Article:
Set a place for Zoom: Many suburbanites will forgo traditional Thanksgiving trips this year
Traditionally, this is the week Curt Alliaume packs his family into the car and steers toward Washington, D.C., for a Thanksgiving feast with all the trimmings -- including a house packed with relatives.
But in a COVID-19 world, he's staying home.
"We would have to self-quarantine for two weeks if we traveled there. We'll have a Zoom Thanksgiving instead," the Naperville resident said.
Typically, "the Thanksgiving meal is hosted by our brother-in-law's parents, and it's amazing. But this year, we've all agreed to follow the rules," Alliaume said.
The U.S. Centers for Disease Control would applaud that plan and warned last week that travel increases the risk of contracting and spreading COVID-19 -- as does a lengthy meal with others outside your immediate circle.
If he did drive east, Alliaume would pass from Illinois, where the seven-day average test positivity rate is 12%, to Indiana -- 12.5%, Ohio -- 12.7%, and Pennsylvania, where it's 24.6%, according to the Johns Hopkins University Coronavirus Resource Center.
The state with the lowest test positivity rate is Maine with 2.1%, while the highest is South Dakota with 52.5%, according to Johns Hopkins. Illinois' neighbors are all in double digits: Iowa is at 48.6%; Missouri is at 23.5%; Wisconsin is at 16%; Michigan is 11.7%; and Kentucky is 10.2%.
A Daily Herald Facebook survey of readers showed many changed long-standing travel plans to feast at home but set a place for Zoom to link them with loved ones. Those decisions reflect AAA's projections of an almost 15% drop in 2020 Thanksgiving trips in Illinois compared to 2019.
Diane Pedersen's adult sons won't be driving from Nashville or flying from Los Angeles this year.
"My in-laws normally host a small dinner (under 10) with an open house after" for other relatives, Pedersen said. "This year, it will be just my husband and me at our house. Our dinner will still be good, as my husband likes cooking, but there will be too many leftovers."
It's the tough but safe choice, Pedersen explained. "The Nashville son is a salesman, so can't pre-isolate. The Los Angeles son could pre-isolate, but could easily be infected during the long plane trip. The in-laws live in a nearby retirement community; they're not fully isolated from other residents and staff. If we get infected while grocery-shopping, we could infect them," she explained.
"We can't figure out a way to guarantee to keep everyone safe, especially with the positivity skyrocketing," the Naperville resident said.
Suzanne Chalifoux-Grochecki of Fox River Grove usually spends the holiday visiting other family members in the region, but "plans changed," she said. "Only our family of four, due to COVID-19. We are being very cautious, especially with the grandparents."
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You should know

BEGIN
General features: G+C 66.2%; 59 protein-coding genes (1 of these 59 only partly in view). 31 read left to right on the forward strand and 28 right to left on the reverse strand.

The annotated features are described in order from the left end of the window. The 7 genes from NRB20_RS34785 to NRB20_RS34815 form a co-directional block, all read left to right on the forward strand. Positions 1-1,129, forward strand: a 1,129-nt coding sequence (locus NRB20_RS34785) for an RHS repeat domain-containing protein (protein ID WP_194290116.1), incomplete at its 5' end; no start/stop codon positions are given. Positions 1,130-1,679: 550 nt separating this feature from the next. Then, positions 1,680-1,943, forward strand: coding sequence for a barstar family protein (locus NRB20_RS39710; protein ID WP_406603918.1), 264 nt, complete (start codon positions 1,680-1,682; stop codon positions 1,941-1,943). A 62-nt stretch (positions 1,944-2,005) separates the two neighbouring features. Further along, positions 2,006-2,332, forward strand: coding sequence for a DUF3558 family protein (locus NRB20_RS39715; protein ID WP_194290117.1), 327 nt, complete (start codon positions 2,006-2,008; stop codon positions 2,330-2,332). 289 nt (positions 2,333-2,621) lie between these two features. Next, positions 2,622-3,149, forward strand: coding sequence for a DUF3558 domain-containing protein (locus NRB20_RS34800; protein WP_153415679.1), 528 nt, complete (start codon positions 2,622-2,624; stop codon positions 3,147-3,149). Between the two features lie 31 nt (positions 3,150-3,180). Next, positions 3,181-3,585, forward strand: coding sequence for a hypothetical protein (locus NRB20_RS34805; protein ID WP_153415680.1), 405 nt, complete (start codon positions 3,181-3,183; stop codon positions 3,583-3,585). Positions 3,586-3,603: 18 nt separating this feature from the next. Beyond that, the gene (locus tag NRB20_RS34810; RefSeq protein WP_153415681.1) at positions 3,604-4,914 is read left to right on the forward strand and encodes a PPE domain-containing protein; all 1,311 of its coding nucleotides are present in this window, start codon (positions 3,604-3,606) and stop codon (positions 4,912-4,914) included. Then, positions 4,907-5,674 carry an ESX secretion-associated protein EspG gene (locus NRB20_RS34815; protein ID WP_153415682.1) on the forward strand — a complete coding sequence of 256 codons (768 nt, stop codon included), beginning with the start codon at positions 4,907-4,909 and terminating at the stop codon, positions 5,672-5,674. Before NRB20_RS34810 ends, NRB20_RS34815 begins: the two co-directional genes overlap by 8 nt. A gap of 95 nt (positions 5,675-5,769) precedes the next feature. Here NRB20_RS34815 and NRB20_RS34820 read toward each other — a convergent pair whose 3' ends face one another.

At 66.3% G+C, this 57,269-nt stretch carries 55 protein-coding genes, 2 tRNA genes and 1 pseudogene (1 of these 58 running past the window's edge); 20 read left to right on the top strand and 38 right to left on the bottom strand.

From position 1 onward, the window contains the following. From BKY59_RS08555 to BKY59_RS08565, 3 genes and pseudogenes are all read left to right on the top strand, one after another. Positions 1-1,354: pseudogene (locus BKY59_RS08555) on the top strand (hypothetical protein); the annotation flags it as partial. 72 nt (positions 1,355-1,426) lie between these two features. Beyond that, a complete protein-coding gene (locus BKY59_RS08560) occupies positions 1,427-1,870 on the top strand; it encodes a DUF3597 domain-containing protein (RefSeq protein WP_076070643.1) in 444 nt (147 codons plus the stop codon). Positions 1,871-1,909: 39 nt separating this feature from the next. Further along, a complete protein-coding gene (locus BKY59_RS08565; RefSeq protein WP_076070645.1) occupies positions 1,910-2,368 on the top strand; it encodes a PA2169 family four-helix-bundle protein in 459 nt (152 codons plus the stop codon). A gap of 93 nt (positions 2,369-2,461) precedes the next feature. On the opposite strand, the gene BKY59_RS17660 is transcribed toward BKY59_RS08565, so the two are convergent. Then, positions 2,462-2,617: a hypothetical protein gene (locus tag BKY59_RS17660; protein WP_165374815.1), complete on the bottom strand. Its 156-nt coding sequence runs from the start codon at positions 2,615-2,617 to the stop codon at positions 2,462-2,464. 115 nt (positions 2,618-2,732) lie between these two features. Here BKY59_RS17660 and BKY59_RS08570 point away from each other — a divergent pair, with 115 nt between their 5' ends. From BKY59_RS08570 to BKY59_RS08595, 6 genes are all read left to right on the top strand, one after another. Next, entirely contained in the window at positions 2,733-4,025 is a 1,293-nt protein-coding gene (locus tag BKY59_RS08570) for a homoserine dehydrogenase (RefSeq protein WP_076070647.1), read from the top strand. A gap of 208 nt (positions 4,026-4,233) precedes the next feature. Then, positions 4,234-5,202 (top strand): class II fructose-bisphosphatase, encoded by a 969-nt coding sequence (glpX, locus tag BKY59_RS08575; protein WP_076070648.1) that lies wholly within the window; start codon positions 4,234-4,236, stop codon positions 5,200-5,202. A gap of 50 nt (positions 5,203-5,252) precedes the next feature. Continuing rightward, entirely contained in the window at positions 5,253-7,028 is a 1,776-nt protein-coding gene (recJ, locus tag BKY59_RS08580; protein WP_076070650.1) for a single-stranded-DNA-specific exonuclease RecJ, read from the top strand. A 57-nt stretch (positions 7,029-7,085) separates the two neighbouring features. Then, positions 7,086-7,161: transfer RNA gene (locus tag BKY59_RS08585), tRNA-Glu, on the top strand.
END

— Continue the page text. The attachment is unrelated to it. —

Metra officials threw the dice when approving their 2021 budget recently and blamed the pandemic for decreasing ridership by 90%.
The fiscal plan estimates a $70 million shortfall that leaders hope will be offset by federal aid, although Congress has yet to agree on another COVID-19 relief package.
The total operating budget is $700 million, reflecting the decline in fares, although sales tax revenues show signs of reviving, the financial staff said. Metra is not increasing fares next year but may need to cut train service if no federal help materializes.
The agency's $386.4 million capital projects budget is in better shape thanks to a gas tax increase in 2019.
These days, it's hard to be an easy rider, Metra Union Pacific Northwest Line commuter Jason Kart of Glenview wrote. "UP closed the front and back cars for the one conductor on the train, so there is less room for passengers," he said. "I've (sometimes) witnessed people with no masks, bikes in the aisle, threatening other passengers, smoking weed, (and) playing music -- since the conductors won't walk the train. Then, we all bunch up at Ogilvie Transportation Center because that's where they check tickets. This is a stark contrast compared to my four years riding the train prior to the pandemic."
Good news on the Edens Expressway: The Illinois tollway is wrapping up a $109 million improvement project on the Edens Spur and last week opened all lanes to the 57,000 vehicles that use it daily. Work included fixing bridges at Pfingsten and Waukegan roads, building a median, new lighting, and replacing asphalt.
Reducing I-55 crashes
IDOT is taking public comments on improvements to two high-crash interchanges on I-55 in southern Will County: Route 129 and Lorenzo Road. Information is available online at i55lorenzoil129outreach.org, and the public can offer opinions through Dec. 14. The project cost is estimated at $148 million and would reconstruct both interchanges and add more connecting lanes on I-55. IDOT will also take questions at (847) 705-4569.